Another huge plus is how varied the recipes are, from elegant dinner party scallop recipes to stylish beef carpaccio, there are plenty of dishes which would please those who a) are lovers of fine food and b) would be inclined to bawk at the explicit suggestion of eating, let alone enjoying, a low carbohydrate meal. Some dishes have additions like duck fat – this is where Domini comes into her own, as you know she will refuse to scrimp on flavour. On the other hand, so many of the recipes could easily become every day staples for the generally health-conscious, as processed foods are not on the menu. A handy list of ‘yes’ foods, ‘limit’ foods and ‘no’ foods makes the philosophy easy to grasp. While bread is out, beautiful and inventive recipes for alternatives such as kale crackers which can double as ‘toast’ and breakfast buns more than compensate for this. With so much to choose from, I had a hard time narrowing down which recipes I would dive into first, but decided to go with two savoury recipes and two ‘sweet’ sugar free recipes.
As a fan of cauliflower pizza I was excited to see a vegetable tart base recipe, which could have so many filling possibilities. I noted that the recipe for Cauliflower, Almond and Goats’ Cheese Tart sounded very quick, with no mention of draining the cauliflower ‘breadcrumbs’ before forming a dough. The pastry was pain-free, patting it into the tin with my hands was simple as it held together well. Instructions were to bake for 15 minutes before adding the quick and easy filling of creme fraiche, eggs, goats’ cheese and courgette and returning to the oven for 35 minutes.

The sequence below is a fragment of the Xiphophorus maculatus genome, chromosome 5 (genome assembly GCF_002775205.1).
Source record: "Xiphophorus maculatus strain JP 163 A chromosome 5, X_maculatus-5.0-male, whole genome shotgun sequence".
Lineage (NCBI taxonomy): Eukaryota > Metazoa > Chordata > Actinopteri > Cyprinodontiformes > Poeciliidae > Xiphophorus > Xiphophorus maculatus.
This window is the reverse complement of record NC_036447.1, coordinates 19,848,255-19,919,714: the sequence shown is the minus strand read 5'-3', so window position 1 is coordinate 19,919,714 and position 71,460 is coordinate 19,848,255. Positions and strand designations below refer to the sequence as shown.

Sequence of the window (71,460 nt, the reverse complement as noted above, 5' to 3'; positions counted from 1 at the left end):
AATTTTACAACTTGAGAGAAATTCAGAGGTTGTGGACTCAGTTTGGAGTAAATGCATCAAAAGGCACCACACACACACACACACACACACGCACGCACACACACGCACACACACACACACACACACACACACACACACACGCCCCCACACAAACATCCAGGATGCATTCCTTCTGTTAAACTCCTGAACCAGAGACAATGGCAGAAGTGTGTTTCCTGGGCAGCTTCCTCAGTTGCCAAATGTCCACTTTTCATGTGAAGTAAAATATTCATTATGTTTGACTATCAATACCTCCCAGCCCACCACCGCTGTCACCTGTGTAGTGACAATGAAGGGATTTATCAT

The end result was a beautiful green-speckled tart with just enough wobble in the centre. Despite having doused the tin in coconut oil, some of the pastry clung to the sides but this may have been my fault for using a fluted tart tin. The tart sliced perfectly and flavour-wise it was moreish rich, cheesy decadence. I found that the ‘pastry’ did not get as crisp as I would have liked. Maybe from the lack of draining, but I will try baking the case for longer next time before filling to avoid this. As the tart is gorgeous hot or cold, it is great for lunching al desko. I also whipped up a Green Bean, Mint and Pomegranate Salad to go alongside and this simple but vibrant and crunchy salad will be a lunchbox staple for me for summer.